Changing the Current Family Reunion Rules
The policy around refugee family reunion needs to change. It causes too much anxiety and depression, especially for young people. At the time, I was nearly crying. The process is too long and expensive and needs shortening. There should be more help available to refugees and asylum seekers. The organisations working to help people need more support; they need more staff and more money so that they can carry out their work.
The Red Cross has given me so much support. They assisted me in bringing my family over and helped me to claim universal credit and child benefit. They helped me with school enrolment and offered support whilst I waited for my universal credit payment to come through. I really appreciate everything they have done to me. In addition, I would like to thank the DWP for their contribution so far.
I myself have gone through this headache of family separation and so I don’t want others to have to go through what I did.
Concerns with the New Plan for Immigration
The UK government should develop a ‘safer’ route for refugee families to reunite by expanding the existing Family Reunion Rules rather than introducing inhumane and penalizing new immigration rules. Refugees should not be penalized and made to stay separated indefinitely from their loved ones on the basis of the route they arrived to this country to claim asylum. I was forced to flee Afghanistan because of the conflict that continues to destroy the country and the consequent persecution I faced. I made a claim for asylum protection in the UK.
Leaving my wife and children and a promising career in humanitarian work behind me, I first entered the UK by plane on a visa and subsequently because of a change in my personal situation I claimed asylum. The impact of the family separation on my mental wellbeing was enormous. I was feeling suicidal. I now live happily with my family in the UK. My family’s reunification was possible because of the existing refugee family reunion route which I recommend should be further expanded, so that more refugee families are able to live together with their loved ones in the UK.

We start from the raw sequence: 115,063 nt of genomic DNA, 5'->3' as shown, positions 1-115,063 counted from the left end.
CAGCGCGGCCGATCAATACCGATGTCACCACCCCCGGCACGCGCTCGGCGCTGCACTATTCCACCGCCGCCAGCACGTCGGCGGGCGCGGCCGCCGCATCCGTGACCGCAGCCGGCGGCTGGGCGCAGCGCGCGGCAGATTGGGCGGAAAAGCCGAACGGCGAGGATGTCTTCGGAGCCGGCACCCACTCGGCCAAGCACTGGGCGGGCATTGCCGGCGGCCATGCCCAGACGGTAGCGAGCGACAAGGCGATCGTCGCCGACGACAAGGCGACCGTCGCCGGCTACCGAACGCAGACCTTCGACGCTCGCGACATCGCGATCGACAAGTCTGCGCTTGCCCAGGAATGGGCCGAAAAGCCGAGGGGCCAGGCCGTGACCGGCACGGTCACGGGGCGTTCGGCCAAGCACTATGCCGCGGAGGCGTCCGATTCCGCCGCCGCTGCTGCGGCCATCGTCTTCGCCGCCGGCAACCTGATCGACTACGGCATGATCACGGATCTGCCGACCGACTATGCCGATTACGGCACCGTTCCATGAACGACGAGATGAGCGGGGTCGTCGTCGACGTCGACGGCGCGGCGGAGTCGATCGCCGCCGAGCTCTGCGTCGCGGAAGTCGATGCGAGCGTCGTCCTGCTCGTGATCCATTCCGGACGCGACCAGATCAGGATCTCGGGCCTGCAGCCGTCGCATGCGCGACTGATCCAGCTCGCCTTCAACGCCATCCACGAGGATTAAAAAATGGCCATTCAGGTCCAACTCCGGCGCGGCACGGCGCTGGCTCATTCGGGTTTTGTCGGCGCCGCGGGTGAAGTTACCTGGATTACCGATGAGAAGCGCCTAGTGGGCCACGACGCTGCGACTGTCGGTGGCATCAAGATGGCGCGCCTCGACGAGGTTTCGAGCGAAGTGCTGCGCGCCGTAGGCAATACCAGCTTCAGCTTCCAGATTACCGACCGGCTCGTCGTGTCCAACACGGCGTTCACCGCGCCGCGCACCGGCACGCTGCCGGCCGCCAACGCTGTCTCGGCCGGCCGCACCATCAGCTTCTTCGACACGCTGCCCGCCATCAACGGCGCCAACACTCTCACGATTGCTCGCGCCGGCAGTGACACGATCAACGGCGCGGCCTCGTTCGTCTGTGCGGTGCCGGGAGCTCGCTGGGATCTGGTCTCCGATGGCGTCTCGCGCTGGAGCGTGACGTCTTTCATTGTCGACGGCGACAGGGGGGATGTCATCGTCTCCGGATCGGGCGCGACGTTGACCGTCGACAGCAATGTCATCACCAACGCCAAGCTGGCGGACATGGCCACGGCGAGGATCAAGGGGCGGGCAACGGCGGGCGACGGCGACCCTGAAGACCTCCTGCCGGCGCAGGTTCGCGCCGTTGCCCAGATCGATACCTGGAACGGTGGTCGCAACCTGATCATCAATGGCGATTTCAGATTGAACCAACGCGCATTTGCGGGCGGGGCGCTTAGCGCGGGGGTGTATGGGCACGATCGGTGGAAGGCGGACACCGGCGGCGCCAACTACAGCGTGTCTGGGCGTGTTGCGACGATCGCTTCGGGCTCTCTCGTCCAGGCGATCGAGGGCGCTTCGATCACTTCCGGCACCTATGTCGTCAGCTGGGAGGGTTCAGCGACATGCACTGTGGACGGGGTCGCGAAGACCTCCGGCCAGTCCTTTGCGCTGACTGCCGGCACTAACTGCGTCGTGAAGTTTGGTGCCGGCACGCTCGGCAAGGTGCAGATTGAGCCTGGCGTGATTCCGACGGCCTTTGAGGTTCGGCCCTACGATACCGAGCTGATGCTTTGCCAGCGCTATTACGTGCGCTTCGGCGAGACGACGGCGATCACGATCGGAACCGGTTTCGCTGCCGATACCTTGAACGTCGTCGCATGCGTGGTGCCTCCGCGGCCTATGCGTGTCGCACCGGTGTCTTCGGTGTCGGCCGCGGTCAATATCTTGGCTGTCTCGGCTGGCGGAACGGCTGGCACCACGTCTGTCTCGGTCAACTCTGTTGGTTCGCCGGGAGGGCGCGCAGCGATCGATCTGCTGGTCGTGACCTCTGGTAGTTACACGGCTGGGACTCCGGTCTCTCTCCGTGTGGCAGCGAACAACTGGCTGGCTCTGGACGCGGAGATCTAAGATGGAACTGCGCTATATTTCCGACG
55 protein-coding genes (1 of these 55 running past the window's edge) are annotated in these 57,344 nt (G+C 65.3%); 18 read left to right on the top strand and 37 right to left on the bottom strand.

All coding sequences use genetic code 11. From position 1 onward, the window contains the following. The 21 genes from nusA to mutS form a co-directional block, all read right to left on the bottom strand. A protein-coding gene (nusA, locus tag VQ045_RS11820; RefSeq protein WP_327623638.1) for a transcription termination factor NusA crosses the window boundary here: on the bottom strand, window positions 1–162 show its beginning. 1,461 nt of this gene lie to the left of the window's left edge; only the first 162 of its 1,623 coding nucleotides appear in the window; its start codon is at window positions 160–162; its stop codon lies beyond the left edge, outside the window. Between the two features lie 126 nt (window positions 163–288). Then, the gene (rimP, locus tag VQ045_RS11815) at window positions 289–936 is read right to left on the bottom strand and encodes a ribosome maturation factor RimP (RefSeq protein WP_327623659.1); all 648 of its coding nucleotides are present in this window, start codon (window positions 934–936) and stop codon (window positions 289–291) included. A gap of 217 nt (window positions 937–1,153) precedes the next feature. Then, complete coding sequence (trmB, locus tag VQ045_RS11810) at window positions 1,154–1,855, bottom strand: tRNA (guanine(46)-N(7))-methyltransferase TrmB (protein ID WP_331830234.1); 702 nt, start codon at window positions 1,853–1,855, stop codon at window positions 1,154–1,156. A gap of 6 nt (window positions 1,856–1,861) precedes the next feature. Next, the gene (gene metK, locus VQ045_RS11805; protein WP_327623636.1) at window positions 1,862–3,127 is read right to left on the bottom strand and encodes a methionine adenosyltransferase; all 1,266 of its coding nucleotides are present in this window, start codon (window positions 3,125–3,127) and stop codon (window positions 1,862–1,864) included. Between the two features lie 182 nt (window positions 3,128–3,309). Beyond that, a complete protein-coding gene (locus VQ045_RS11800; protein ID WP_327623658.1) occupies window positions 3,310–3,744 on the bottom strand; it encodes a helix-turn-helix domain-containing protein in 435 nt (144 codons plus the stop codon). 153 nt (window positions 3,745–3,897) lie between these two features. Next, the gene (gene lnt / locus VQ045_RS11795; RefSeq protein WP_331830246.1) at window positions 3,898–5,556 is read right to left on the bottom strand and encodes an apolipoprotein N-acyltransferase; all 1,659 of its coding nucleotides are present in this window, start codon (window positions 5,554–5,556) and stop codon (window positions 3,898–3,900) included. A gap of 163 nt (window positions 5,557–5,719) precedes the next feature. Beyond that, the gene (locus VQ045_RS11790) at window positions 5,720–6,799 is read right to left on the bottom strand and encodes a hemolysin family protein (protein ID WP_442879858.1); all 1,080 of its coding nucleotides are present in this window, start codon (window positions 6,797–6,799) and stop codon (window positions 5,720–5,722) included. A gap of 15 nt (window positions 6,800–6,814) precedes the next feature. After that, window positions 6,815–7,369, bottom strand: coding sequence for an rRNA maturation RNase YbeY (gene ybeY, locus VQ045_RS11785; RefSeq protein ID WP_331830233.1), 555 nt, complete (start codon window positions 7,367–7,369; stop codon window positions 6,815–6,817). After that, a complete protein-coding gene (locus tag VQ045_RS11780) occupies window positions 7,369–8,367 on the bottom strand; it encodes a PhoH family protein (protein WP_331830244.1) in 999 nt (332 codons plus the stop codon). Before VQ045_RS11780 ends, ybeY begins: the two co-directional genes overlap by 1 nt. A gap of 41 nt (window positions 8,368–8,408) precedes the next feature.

The new Immigration proposal, if implemented, would further restrict refugees’ access to family reunion by granting asylum seekers a Temporary Protection visa which would then prevent them from settling and force them to stay permanently separated from their families. The UK government should avoid implementing this policy. This policy would discriminate against already traumatised and vulnerable refugees who arrive in the UK through dangerous routes such as by lorry or a boat. These people are forced to take these dangerous routes due to the absence of ‘safer’ routes to reach safety.
The government’s refugee resettlement expansion proposal is good, but I do not think the resettlement programme alone can address the protection and family reunion needs of people fleeing conflicts and human rights persecutions. Because of the absence of safe routes people escaping persecution will continue taking any available routes to reach safety. Refugees should not be penalized on the basis of the route they arrived in the UK. The UK government should expand existing safe routes.